UFO Research Is Only Harmed by Antigovernment Rhetoric

Conspiracy theories and, relatedly, antigovernment sentiment could prove toxic to any factual and scientific discussion of unidentified anomalous phenomena

Pilots look at an image of the first “flying saucer” reportedly sighted in 1947. Credit: Bettman/Getty Images
unidentified anomalous phenomena.

That’s right, UAPs—more commonly called UFOs. 

Both Republicans and Democrats in Congress support efforts to make more government records related to UAPs open to the public. This is a productive step to begin looking at a whole host of terrestrial explanations for UAPs—everything from Chinese surveillance balloons to people putting guns on a drone—which is particularly welcome on a topic where research often lacks strong footing in scientific data.

However, this increased transparency—and any corresponding spotlight on UAPs—could take a dark turn if policy makers aren’t careful.

Last year, the U.S. Department of Defense stood up the All-domain Anomaly Resolution Office (AARO), and it recently started to present data on its website. There’s also support across the aisle in the Senate for an amendment to the National Defense Authorization Act that would create an independent board to declassify government UAP records. And NASA’s UAP Independent Study Team just recommended a whole-of-government framework to collect high-quality data on these phenomena.

In theory, this should open the door to an objective and scientific approach to UAPs. But if the information release is haphazard, with a focus on one-off reports of sightings, that could backfire. U.S. national security agencies could suffer damage to their reputation. Those who work on, or report, such phenomena could be stigmatized.

Many in the American public feel a personal connection to the topic. Recent surveys find that about one quarter of Americans report having seen some kind of UFO. Research we worked on at the nonprofit, nonpartisan RAND Corporation has found clusters of UFO reports across most U.S. states over the past several decades. These constituencies—and their elected officials—can be expected to have strong feelings about UAP data and what it does or doesn’t show.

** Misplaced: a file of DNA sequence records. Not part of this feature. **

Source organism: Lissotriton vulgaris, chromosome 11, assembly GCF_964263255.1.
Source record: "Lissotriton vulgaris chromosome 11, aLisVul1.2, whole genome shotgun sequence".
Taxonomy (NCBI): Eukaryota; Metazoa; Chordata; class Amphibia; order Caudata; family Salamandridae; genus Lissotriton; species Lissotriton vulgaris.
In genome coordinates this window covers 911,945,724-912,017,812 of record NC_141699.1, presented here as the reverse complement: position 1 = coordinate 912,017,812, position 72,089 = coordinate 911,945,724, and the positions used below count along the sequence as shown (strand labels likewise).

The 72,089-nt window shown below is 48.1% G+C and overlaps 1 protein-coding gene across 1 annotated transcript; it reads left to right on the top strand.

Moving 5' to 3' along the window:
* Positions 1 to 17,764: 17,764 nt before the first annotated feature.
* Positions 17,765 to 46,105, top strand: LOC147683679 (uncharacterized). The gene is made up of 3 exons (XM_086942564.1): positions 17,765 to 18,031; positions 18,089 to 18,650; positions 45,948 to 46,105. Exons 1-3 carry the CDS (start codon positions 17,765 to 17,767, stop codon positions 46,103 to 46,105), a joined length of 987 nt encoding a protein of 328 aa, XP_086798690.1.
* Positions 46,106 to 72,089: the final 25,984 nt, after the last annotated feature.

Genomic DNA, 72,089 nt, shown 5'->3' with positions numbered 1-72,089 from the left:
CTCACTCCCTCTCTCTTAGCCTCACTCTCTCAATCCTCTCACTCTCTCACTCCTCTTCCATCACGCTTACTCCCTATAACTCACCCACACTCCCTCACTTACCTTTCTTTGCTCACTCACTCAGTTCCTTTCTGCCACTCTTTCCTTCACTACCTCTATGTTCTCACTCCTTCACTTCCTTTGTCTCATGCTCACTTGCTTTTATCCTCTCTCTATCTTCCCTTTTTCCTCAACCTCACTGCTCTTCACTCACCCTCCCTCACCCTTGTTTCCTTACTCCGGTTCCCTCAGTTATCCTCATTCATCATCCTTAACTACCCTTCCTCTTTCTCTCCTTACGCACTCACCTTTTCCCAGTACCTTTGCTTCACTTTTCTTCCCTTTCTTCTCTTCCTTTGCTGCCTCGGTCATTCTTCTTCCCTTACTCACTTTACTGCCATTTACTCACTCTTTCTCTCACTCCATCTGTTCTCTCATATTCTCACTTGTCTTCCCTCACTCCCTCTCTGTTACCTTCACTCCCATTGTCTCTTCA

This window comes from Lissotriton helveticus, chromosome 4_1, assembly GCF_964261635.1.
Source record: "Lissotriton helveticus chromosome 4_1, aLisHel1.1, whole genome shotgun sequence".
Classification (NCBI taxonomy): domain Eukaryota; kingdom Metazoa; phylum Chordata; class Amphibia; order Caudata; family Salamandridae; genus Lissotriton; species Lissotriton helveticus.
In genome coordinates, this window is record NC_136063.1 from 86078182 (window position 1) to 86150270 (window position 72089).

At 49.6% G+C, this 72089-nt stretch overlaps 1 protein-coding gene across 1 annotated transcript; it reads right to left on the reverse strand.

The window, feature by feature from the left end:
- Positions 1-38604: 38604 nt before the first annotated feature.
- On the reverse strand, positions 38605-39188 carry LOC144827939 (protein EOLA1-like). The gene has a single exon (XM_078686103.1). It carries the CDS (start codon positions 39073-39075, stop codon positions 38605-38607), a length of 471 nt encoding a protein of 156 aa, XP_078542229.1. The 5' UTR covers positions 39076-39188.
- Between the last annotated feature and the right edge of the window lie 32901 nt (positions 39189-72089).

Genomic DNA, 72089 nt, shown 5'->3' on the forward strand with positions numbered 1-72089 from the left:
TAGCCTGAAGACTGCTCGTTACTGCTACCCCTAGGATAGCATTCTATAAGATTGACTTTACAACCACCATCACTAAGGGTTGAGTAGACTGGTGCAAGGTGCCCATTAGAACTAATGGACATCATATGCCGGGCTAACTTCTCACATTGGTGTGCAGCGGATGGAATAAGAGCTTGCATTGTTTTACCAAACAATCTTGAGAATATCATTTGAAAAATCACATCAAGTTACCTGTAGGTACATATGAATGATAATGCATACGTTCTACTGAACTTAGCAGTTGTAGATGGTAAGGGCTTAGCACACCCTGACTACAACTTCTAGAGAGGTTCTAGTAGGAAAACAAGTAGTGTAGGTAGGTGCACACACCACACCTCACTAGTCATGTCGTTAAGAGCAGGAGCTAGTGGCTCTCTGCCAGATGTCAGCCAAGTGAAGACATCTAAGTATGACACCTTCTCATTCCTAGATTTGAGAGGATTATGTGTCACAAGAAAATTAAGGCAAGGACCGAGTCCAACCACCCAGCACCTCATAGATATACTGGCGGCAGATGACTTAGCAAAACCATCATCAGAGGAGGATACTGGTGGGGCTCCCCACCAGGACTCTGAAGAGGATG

But there is also an undercurrent of conspiracy theory and, relatedly, antigovernment sentiment brewing around the issue. If this grows, it could prove toxic to any factual and scientific discussion of UAPs.

In July, the testimony during the House Oversight Committee’s hearing on the issue included claims of a vast conspiracy by the U.S. Department of Defense, U.S. intelligence agencies and their contractors to conceal evidence of extraterrestrials. There were accusations that government officials threatened witnesses with physical harm. In response, government officials have spoken out, calling some of these claims insulting to those serving in the national security establishment.

If UAP information gets caught up in debates over antigovernment conspiracies, that’ll put the entire area of research—and the movement to make data more transparent—at risk. 

For decades, the federal government and intelligence agencies have escalated public information sharing—but this has not produced a shared understanding of facts and events ranging from the attacks on 9/11 to the origins of COVID-19. Instead, intelligence agencies have found themselves under public attack and their findings dismissed. If it happens again, it could not only diminish morale among those working on UAPs, but also decrease governmental willingness to share information.

Antigovernment rhetoric can also sow public distrust. Public confidence in major U.S. institutions is already low. Surveys find that only 8 percent of Americans have confidence in Congress and 26 percent in the White House. About 60 percent report confidence in the U.S. military. 

These institutions will play key roles in improving transparency about UAPs, and ultimately destigmatizing discussion of the issue and reports of sightings. Hopefully in the future, the institutions will also be able to rely on the public to report legitimate sightings. Such reporting will increasingly matter as more people, companies and countries start flying more things in the sky

The creation of AARO last year, NASA’s Unidentified Anomalous Phenomena Independent Study, and the proposed UAP Records Review Board are steps toward destigmatizing the issue. But this progress could end up derailed if the policy conversation gets mired in conspiratorial claims.

This is an opinion and analysis article, and the views expressed by the author or authors are not necessarily those of Scientific American.


    Marek N. Posard is a military sociologist at the nonprofit, nonpartisan RAND Corporation and an affiliate faculty member at the Pardee RAND Graduate School.

      Caitlin McCulloch is an associate political scientist at the RAND Corporation.

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